Self an Unlikely Her in Bandits' OT Win
by Jeff Baker | NLL.com
BUFFALO, N.Y. -- The Buffalo Bandits (2-1) beat
the previously undefeated Toronto Rock (3-1) in overtime by a score
of 15-14 in front of 16,685 fans at HSBC Arena on Saturday
Bandits veteran forward John Tavares led the team with three goals and two assists, but it was Bandits defenseman Scott Self who played the role of unlikely hero, scoring the game-winner just over four minutes into overtime on a breakaway pass from Chris White.
"I was worried about them catching me," said Self. "Sometimes I'm better when I don't have a lot of time. So, if I just pick a spot and shoot it, that's the best thing for me."
Self didn't have to do it all by himself, as Buffalo generated an overall balanced attack. Five Bandits scored multiple goals and thirteen players registered at least a point. Buffalo got two goals each from Brett Bucktooth, Tom Montour, Brenden Thenhaus and Roger Vyse. Mark Steenhuis registered four assists while Tracey Kelusky added three more.
Bandits head coach Darris Kilgour was certainly pleased with that type of offensive balance.
"The biggest stat that I look at is how many players had a point on your team," Kilgour said. "That means the ball was moving, the team was transitioning and you had a lot of goals."
Aside from a few shoving matches, there was no sequel to the preseason bench-clearing brawl between the two teams. Still, emotions ran high throughout the game. When referees waived off what would have been a Buffalo goal, the Bandits bench was assessed an unsportsmanlike conduct penalty after someone launched a white towel onto the field in protest.
The Rock refused to throw in the towel, coming back from multiple goal deficits several times throughout the game. The Rock rebounded from an early deficit to tie the game at four at the end of the first quarter and also scored five unanswered goals to tie the game at 13-13 late in the second half.
With three minutes left in the fourth, Tavares scored a pretty goal from behind the net to regain the lead for the Bandits. Tavares was relieved that his feet were not in the crease, a touchy subject in Buffalo.
"Well when you get old, you get desperate," said Tavares. "I was behind the net and working on kind of like a 'dunk' play. Luckily, I wasn't in the crease, you're always kind of unsure where your feet are."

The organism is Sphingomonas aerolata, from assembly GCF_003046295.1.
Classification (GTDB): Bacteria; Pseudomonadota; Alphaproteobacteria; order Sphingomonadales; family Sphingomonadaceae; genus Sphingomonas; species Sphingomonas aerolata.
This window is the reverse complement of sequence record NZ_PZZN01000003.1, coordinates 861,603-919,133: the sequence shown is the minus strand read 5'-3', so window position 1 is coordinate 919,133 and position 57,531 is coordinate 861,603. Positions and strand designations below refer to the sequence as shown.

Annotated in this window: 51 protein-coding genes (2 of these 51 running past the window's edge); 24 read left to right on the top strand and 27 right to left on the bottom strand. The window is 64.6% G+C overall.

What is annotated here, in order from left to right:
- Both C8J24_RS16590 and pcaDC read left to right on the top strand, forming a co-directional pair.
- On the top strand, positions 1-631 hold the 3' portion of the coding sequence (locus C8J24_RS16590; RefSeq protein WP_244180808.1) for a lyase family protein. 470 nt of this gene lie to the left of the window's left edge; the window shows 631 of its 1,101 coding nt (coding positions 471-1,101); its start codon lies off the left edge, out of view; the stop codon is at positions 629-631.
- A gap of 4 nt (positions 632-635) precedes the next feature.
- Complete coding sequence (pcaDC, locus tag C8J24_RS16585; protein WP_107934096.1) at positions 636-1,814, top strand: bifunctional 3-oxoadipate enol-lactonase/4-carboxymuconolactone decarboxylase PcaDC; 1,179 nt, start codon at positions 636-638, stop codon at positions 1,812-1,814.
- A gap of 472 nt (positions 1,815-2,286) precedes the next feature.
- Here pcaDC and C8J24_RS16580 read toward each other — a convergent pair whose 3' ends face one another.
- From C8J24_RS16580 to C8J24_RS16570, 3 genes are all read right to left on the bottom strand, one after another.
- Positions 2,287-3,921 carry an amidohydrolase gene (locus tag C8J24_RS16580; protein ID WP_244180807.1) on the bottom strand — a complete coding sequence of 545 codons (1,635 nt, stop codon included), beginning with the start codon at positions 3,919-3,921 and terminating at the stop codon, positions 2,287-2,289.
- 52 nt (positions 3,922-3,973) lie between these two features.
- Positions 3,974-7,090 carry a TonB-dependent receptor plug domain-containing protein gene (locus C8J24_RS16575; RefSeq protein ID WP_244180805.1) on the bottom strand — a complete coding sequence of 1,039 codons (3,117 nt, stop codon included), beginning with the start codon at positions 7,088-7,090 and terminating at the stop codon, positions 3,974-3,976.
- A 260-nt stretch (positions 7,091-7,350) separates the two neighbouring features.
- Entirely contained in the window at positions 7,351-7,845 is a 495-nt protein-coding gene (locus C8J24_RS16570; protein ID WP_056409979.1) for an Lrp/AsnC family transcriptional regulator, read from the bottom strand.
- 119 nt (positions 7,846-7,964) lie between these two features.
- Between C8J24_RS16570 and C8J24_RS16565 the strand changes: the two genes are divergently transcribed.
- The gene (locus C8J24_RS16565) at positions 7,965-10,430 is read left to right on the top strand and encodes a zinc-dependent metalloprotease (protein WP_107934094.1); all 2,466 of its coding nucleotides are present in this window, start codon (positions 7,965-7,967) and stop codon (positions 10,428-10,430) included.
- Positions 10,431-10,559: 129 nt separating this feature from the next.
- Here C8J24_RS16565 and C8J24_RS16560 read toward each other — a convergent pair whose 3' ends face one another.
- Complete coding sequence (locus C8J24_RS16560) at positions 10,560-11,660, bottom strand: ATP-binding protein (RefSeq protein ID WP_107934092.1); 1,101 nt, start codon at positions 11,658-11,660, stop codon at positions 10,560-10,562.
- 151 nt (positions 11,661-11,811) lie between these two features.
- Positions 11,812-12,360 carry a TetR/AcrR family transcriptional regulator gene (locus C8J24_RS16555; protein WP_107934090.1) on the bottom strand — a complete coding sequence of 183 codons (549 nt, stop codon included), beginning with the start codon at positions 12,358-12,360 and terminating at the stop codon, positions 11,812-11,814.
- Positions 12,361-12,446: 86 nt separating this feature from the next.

The Bandits put their best foot forward tonight. They scored nine goals in each of their first two games, but tonight needed only 30 minutes to match that output, taking a 9-8 lead into half. The Bandits scored three straight goals to start both halves, which forced the Rock to play from behind most of the game.
Bandits starting goaltender Mike Thompson shut out the Rock in the third quarter and made several key stops later in the game en route to a 55-save night. Kilgour hinted that backup Angus Goodleaf might see some action to give Thompson some rest next weekend, but he still fully endorsed his starter by reminding everyone that the Bandits did win a championship in 2008 with Thompson in net.
Rock forward Stephan Leblanc scored with 10 seconds left in regulation to force overtime. He finished with eight points on three goals and five assists, while Colin Doyle scored four goals and two assists. Garrett Billings (3g, 3a) and Blaine Manning (2g, 8a) also helped contribute for the Rock.
Toronto Rock head coach Troy Cordingley refused comment after the game, but NLL.com managed to catch up with the Rock's Leblanc outside the locker room,
"We expected them to come out hard. It's their home-opener in front of the home fans, things can get pretty rowdy in this rink," said Leblanc.
"We tried to weather the storm as much as possible."
As did thousands of Bandits fans, with an announced crowd of 16,685 battling wintry conditions and the bitter cold to come out to the Arena and support their team. The Rock played their second overtime game in as many nights, as they beat the Boston Blazers in OT Friday night by a score of 15-14.
The teams will play again next weekend on Saturday, January 29 at the Air Canada Centre in Toronto.